Prospective surveillance can identify adverse events


Intravenous literature: Forster, A.J., Worthington, J.R., Hawken, S., Bourke, M., Rubens, F., Shojania, K. and van Walraven, C. (2011) Using prospective clinical surveillance to identify adverse events in hospital. BMJ Quality & Safety. 20(9), p.756-763.


Background – To improve patient safety, organisations must systematically measure avoidable harms. Clinical surveillance consisting of prospective case finding and peer review could improve identification of adverse events (AEs), preventable AEs and potential AEs. The authors sought to describe and compare findings of clinical surveillance on four clinical services in an academic hospital.

Methods – Clinical surveillance was performed by a nurse observer who monitored patients for prespecified clinical events and collected standard information about each event. A multidisciplinary, peer-review committee rated causation for each event. Events were subsequently classified in terms of severity and type.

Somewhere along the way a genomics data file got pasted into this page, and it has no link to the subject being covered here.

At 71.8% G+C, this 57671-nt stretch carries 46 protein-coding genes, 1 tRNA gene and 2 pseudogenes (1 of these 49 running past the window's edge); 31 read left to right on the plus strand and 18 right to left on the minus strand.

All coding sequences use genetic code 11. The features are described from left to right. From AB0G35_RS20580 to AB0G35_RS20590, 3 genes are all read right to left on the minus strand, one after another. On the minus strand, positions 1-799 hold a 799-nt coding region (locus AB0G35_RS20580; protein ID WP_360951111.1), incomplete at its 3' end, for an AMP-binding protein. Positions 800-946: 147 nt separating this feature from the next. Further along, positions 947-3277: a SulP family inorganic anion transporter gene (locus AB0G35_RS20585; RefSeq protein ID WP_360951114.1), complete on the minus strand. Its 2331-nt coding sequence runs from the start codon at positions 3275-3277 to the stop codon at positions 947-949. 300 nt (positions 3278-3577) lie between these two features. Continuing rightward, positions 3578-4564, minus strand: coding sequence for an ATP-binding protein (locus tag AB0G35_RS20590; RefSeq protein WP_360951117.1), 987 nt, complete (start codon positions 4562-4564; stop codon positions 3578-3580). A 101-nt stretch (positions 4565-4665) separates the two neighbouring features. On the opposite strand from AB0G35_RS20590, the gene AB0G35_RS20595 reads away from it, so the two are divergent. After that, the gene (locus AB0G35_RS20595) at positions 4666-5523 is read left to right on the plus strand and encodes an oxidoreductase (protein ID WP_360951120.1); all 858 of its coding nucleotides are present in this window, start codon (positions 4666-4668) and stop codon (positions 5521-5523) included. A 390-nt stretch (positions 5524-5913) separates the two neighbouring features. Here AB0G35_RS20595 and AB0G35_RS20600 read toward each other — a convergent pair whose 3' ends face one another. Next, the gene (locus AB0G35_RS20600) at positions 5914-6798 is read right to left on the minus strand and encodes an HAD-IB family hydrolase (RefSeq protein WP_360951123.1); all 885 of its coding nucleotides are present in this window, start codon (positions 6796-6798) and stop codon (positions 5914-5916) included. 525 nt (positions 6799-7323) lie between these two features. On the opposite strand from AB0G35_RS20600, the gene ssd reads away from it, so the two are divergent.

Results – The authors monitored 1406 patients during their admission to four hospital services: Cardiac Surgery Intensive Care (n=226), Intensive Care (n=211), General Internal Medicine (n=453) and Obstetrics (n=516). The authors detected 245 AEs during 9300 patient days of observation (2.6 AEs per 100 patient days). 88 AEs (33%) were preventable. The proportion of patients experiencing at least one AE, preventable AE or potential AE was 13.7%, 6.1% and 5.3%, respectively. AE risk varied between services, ranging from 1.4% of Obstetrics to 11% of Internal Medicine and Intensive Care patients experiencing at least one preventable AE. The proportion of patients experiencing AEs resulting in permanent disability or death varied between services: ranging from 0.2% on Obstetrics to 4.9% on Cardiac Surgery Intensive Care. No services shared the most frequent AE type.

Conclusions – Using clinical surveillance, the authors identified a high risk of AE and significant variation in AE risks and subtypes between services. These findings suggest that institutions will need to evaluate service-specific safety problems to set priorities and design improvement strategies.

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